Enough is enough
By Tim Wilson
“Enough is enough” - a frequently used phrase in the English language, slipping easily through the dense, cluttered dialogues (and monologues) of modern life. Maybe it’s a tautology, or could it be a pleonasm? Is it a complete waste of air on behalf the speaker, and of synaptic energy by the listener? It even looks odd on the page - using one of the more bizarre English spellings (ough as in rough, not as in bough, or as in ought, or as in cough) twice in three words. And yet, it is essential. There are few phrases so readily available and so satisfying to blurt at volume when a situation comes to a head (whatever that means). Your audience will take note, and they will recognise the sensation you’re experiencing in that moment – whether they sympathise or not.
So when, exactly, is enough enough? How do we determine sufficiency? Clearly it’s less than everything. There’s little point in asking if you’ve had enough if there’s no more to be had. Equally, it must be more than none – witness how rarely you’re asked if you’ve “had enough of next week yet?”. Enough lurks somewhere between nada and the whole shebang, but it can be tricky to spot when you go looking for it.
Brands and retailers have wide product portfolios, delivered through extraordinarily complex global supply chains. When considering the risk of modern slavery being used in those supply chains it is simply impractical to check every supply chain for every product – the costs would be enormous. Checking the whole shebang is not an option, but doing nothing will lead to reputational and regulatory problems. Logic suggests that if you can’t do everything, and you mustn’t do nothing you should seek to do something. So, here’s an interesting question - “is it possible to check some of the products, and use the results to decide how many more to check?” This would mean choosing a product from the catalogue and collecting the information required to determine the risk of modern slavery, then using the results to decide what to do next. This approach – called sampling - is a normal part of daily life, but context is critically important.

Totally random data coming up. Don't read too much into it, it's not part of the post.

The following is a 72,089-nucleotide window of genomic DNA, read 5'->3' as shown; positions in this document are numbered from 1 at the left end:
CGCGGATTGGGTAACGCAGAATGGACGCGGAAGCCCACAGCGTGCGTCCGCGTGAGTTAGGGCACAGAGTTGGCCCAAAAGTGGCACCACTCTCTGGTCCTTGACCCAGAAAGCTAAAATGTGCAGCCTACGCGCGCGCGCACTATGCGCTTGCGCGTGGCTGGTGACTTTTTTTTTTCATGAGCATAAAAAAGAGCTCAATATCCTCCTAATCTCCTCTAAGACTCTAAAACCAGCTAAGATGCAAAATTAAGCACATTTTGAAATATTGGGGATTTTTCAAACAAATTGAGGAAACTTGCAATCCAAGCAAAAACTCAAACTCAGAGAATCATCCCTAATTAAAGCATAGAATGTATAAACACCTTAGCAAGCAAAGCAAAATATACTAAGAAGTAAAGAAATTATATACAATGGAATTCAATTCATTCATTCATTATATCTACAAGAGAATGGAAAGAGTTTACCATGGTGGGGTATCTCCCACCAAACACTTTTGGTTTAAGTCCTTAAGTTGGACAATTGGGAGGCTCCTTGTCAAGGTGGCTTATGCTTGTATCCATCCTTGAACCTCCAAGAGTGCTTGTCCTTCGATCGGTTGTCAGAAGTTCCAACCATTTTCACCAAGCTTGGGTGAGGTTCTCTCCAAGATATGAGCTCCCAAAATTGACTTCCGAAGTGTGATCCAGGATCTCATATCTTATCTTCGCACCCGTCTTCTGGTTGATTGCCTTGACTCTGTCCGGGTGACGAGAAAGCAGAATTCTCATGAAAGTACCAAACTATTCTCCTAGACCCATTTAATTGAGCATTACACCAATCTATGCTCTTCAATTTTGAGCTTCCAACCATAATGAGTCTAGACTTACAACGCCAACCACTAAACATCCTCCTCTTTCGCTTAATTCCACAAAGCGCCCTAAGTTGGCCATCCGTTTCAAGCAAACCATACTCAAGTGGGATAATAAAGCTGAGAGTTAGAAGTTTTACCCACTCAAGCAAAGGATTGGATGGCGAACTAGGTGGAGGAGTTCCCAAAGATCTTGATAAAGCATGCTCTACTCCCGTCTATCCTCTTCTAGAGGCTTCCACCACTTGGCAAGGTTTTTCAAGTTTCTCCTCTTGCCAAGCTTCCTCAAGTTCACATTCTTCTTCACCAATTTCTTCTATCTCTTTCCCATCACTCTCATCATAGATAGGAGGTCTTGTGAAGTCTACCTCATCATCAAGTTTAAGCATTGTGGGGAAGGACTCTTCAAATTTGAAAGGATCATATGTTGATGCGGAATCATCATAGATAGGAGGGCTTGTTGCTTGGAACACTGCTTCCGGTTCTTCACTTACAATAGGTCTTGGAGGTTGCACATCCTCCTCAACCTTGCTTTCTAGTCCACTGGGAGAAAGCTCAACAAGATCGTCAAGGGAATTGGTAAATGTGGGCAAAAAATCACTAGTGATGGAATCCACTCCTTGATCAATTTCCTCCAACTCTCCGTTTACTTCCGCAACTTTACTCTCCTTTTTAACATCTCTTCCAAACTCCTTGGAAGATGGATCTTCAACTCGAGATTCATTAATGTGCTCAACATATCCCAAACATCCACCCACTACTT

I generally don’t check the air pressure in each tyre of my car each time I use it. This measurement doesn’t seem to change that frequently – and I often notice immediately when it does. On the other hand, I always check under the bed before going to sleep. Everybody does right? As Grandma said “You can’t be too careful when it comes to scary”.
So, for well-known situations that don’t change often we can sample infrequently. But things that change frequently, or that we simply don’t understand very well, we tend to sample more often. The problem for modern slavery risks is that – in many cases – system knowledge is missing. The supply chain involved in making the product is simply unknown. In his extraordinary 1950’s essay, “I, Pencil”, Leonard E Read clearly articulates this problem. So, what should you do when you can’t do nothing and you can’t do everything? When you need to check but you don’t know enough about the thing you’re checking to judge how much or how often? As the Taoists would say – it starts with the first step. Start collecting information about some products and see what you learn. Have a strategy if you must (we can help!), create a supply chain mapping program if you like (we can help with that too)– but get started. There may be instances where nothing is enough, this isn’t one of them.